The New Minority: White Working Class Politics in an Age of Immigration and Inequality, by Justin Gest

This study shines a valuable spotlight on what UK and US media and politicians have began to call ‘the left behind’, says Lisa Mckenzie

February 23, 2017
Youngstown, Ohio, US
Source: Alamy

Raising questions and fostering debates around the ways that class, race and gender intersect may never have been more important or relevant than they will be in 2017. In the wake of a Donald Trump victory and a looming Brexit-shaped Britain, there has been a rush to understand “the white working class” – and it has centred around this group’s “failings”. Their failure, that is, to understand a wider political argument, their failure to grasp the “truth” of good old political rhetoric and their failure to realise that they are racist when they talk – or alternatively don’t talk – about immigration. In the next few years, there will be a plethora of research, journalistic literature and social comment on the subject. But there is a warning to heed here: reactive and non-critical debate will tell us little, even as it marginalises and divides communities.

The New Minority is a considered piece of research, and public policy scholar Justin Gest has long had an interest in what he describes as “the new minority”. His study turns a valuable spotlight on what media and politicians on both sides of the Atlantic have began to call “the left behind”. The book’s main focus is Youngstown in Ohio, although Gest also spent time in the UK and undertook qualitative research in Dagenham in East London. He argues that the centrist approach to politics has “driven voters to the fringes”. Although the white working class have traditionally been markers of a centre ground in national politics, he says, they are now voting for right-wing politics in increasingly significant numbers. The key question Gest asks is whether the white working class are voting for these politics because of their own racism, or in reaction to the failings of capitalism and the economic decline of industrial areas both in the US and the UK.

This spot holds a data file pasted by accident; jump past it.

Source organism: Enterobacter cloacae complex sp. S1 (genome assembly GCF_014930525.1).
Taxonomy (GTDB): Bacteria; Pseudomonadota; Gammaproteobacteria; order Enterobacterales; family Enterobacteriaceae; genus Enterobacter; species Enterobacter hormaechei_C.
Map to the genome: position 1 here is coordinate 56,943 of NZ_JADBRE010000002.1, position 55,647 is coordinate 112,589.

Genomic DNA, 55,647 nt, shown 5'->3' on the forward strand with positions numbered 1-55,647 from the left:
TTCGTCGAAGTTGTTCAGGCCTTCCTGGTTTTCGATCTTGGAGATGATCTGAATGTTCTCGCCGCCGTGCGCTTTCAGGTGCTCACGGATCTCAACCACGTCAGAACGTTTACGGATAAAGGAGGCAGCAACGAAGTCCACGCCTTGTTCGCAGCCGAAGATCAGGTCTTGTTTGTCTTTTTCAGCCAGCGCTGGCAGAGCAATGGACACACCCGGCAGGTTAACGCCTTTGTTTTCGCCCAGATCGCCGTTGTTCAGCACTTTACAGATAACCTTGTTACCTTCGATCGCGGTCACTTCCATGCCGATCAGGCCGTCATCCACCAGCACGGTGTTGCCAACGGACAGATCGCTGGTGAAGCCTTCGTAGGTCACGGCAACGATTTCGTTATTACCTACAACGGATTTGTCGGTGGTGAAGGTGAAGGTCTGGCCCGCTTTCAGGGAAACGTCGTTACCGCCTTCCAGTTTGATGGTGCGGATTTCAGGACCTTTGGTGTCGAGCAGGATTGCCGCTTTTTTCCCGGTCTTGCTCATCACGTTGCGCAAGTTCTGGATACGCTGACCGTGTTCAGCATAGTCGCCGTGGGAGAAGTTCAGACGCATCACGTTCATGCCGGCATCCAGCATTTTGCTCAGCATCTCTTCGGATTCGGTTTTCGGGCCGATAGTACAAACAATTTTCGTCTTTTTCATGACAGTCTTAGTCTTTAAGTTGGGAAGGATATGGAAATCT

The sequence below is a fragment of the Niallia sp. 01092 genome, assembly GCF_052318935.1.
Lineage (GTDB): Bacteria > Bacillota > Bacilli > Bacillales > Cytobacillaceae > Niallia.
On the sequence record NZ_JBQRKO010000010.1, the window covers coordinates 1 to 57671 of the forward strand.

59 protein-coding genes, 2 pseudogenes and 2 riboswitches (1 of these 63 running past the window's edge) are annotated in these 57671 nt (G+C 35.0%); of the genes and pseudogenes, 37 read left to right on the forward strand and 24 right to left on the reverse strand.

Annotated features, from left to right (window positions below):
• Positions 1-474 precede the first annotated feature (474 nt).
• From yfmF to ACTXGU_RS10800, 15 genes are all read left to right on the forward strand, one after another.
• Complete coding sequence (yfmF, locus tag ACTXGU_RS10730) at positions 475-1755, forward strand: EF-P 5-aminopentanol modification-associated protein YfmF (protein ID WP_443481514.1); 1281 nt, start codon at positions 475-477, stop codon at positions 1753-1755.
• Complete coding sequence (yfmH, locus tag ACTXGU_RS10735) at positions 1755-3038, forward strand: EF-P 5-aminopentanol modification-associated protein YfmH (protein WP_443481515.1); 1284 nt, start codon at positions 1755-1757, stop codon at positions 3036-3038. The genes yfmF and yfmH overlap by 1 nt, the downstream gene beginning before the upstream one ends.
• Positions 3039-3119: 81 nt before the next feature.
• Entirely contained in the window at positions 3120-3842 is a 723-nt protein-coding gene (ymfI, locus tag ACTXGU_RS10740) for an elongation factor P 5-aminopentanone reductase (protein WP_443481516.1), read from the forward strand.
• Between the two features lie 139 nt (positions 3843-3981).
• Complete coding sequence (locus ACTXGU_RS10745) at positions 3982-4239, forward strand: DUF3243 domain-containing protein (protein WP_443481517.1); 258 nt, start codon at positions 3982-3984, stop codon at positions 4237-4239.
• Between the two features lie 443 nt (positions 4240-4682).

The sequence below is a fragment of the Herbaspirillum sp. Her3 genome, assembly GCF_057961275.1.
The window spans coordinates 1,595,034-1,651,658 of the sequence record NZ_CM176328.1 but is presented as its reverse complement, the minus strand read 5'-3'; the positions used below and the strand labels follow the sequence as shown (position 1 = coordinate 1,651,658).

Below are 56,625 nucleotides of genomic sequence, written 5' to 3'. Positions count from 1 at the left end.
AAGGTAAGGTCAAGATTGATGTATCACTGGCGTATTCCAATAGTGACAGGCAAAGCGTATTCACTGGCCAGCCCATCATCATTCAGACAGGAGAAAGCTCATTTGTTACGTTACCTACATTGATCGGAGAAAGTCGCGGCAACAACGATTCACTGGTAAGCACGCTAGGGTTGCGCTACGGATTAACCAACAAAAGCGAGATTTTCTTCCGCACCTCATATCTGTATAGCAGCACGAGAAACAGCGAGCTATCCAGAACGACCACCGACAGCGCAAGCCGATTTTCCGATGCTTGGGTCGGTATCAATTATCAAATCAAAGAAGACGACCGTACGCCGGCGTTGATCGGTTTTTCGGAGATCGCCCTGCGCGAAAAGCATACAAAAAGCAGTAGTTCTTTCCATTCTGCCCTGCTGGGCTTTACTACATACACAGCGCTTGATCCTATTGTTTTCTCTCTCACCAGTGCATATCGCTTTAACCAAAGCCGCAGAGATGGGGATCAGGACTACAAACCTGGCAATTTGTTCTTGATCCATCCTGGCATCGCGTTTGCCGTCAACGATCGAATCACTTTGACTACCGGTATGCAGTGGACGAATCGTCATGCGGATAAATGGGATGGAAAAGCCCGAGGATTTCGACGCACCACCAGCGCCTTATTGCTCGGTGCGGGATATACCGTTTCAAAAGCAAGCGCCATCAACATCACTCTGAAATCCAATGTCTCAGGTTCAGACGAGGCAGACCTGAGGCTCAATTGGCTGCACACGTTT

Gest draws on the oral histories of his respondents to contextualise family traditions and the political and economic landscapes of Youngstown and Dagenham. The outlook for those he encounters is far from optimistic and he makes clear that the fear and uncertainty that has gripped deindustrialised communities does not appear to be subsiding – and it is this climate that has destabilised mainstream politics. I enjoyed this book, and am grateful to Gest for willingly entering into a debate that has recently become very tricky and divisive in both academia and political discourse. However, I am unsure to what extent the white working class really are increasingly supporting right-wing political agendas, and The New Minority does not prove its case that they are.

For me, the book’s most important argument is its critique of the failings of mainstream political agendas, and in particular the failure of Republicans and Conservatives to tackle or understand the importance of the “mechanisms of mobility”. As for the Democrats and Centre Left, “their challenge is to draw white working class voters into their diverse coalition” by convincing them that the challenges they are experiencing, at both household and workplace level, are general working-class challenges that have very little to do with being white.

Lisa Mckenzie is research fellow in the department of sociology, London School of Economics, and author of Getting By: Estates, Class and Culture in Austerity Britain (2015).

The New Minority: White Working Class Politics in an Age of Immigration and Inequality
By Justin Gest
Oxford University Press, 268pp, £64.00 and £16.99 ISBN 9780190632540 and 2557
Published 17 November 2016

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